Tycoon O'Brien sues Revenue over tax affairs 'privacy breach' Billionaire says details 'given to media'.
Byline: AODHAN O FAOLAIN
DENIS O'Brien is suing the Revenue Commissioners claiming they breached his privacy by giving details of his tax affairs to the media.
The billionaire maintains the alleged disclosure arose from a document provided to some news outlets during a case arising out of his tax liability for 1999/2000 relating to the sale of his shares in Esat Telecom to British Telecom.
The Revenue deny his claims and say almost all the information came from a public High Court hearing.
Mr Justice Paul McDermott said the case arose out of an appeal by Mr O'Brien against a tax assessment raised by Revenue. The matter went to the High Court to determine whether an Appeals Commissioner was correct in holding that a house he owned in Dublin was not his permanent home for the relevant tax year.
In September 2013, Justice Mary Laffoy ruled Mr O'Brien's permanent home in the tax year 2000/2001 was Quinta do Lago, Portugal and not Ballsbridge, South Dublin.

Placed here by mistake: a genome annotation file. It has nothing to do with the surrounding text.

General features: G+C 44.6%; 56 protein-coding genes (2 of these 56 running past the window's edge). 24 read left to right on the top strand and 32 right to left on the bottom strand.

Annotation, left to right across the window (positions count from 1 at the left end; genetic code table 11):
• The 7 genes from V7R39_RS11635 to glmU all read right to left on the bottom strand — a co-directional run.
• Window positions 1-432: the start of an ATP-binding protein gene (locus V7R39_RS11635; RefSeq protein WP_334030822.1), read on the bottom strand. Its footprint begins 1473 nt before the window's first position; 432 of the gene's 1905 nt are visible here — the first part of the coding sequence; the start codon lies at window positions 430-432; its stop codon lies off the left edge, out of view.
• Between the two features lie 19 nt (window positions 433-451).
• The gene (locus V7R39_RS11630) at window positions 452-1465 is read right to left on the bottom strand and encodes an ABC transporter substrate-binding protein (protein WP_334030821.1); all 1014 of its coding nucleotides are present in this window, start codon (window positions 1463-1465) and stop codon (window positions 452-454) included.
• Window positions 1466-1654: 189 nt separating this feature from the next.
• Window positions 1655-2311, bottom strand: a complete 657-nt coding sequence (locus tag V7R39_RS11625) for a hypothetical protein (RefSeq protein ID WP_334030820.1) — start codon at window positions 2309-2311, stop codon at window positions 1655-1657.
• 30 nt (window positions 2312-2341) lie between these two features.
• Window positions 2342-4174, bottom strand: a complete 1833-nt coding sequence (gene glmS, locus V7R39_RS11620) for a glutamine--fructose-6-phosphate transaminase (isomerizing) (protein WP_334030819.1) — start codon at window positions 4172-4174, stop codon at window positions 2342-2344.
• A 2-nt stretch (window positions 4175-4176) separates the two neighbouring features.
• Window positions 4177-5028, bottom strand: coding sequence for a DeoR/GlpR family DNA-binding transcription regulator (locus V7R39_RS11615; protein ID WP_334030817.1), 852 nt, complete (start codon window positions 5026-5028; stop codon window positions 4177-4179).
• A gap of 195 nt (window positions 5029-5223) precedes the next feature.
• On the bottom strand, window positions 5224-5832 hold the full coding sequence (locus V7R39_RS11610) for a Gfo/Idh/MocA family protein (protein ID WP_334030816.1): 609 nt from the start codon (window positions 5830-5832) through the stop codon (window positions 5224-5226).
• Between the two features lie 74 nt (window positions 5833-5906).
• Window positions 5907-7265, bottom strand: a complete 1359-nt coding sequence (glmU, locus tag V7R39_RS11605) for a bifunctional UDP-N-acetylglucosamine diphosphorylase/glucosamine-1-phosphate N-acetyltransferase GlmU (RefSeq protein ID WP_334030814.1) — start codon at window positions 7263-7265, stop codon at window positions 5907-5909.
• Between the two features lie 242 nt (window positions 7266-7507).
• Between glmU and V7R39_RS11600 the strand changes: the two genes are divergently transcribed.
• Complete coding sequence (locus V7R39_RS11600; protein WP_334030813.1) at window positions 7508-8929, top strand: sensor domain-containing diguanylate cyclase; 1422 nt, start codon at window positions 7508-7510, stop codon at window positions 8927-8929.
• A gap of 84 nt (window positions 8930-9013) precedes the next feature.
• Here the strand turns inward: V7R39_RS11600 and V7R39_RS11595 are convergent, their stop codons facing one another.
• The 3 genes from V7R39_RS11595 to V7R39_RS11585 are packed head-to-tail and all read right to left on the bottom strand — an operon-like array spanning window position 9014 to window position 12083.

Mr O'Brien then sued Revenue, one of its inspectors of taxes, Michael K Brennan, and Revenue solicitor Etain Croasdell, claiming the disclosure breached his constitutional right to privacy.
He claimed articles in the Sunday Business Post, Sunday Independent and Sunday Times contained information on his private tax affairs which related to matters which did not emerge in public hearings.
He alleged the Sunday Independent article contained information not opened in court.
The Sunday Times had information and photographs said to have been taken from the "case stated" before the High Court.
It also had a quote from "a source" saying the reason it took so long for the case to reach court was because of disagreement over the wording used to refer the case to the court. Mr O'Brien said Revenue owed him a duty of care not to disclose his confidential information and Mr Brennan and Ms Croasdell owed a similar duty.
Justice Paul McDermott ordered Revenue, in advance of the main case, to provide discovery of certain information to Mr O'Brien concerning disclosures made to the media. He refused discovery in relation to certain other categories of information. Revenue said it regarded the release of a copy of the case state details to be entirely proper.
CASE Denis O'Brien
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|Publication:||The Mirror (London, England)|
|Date:||Mar 17, 2016|
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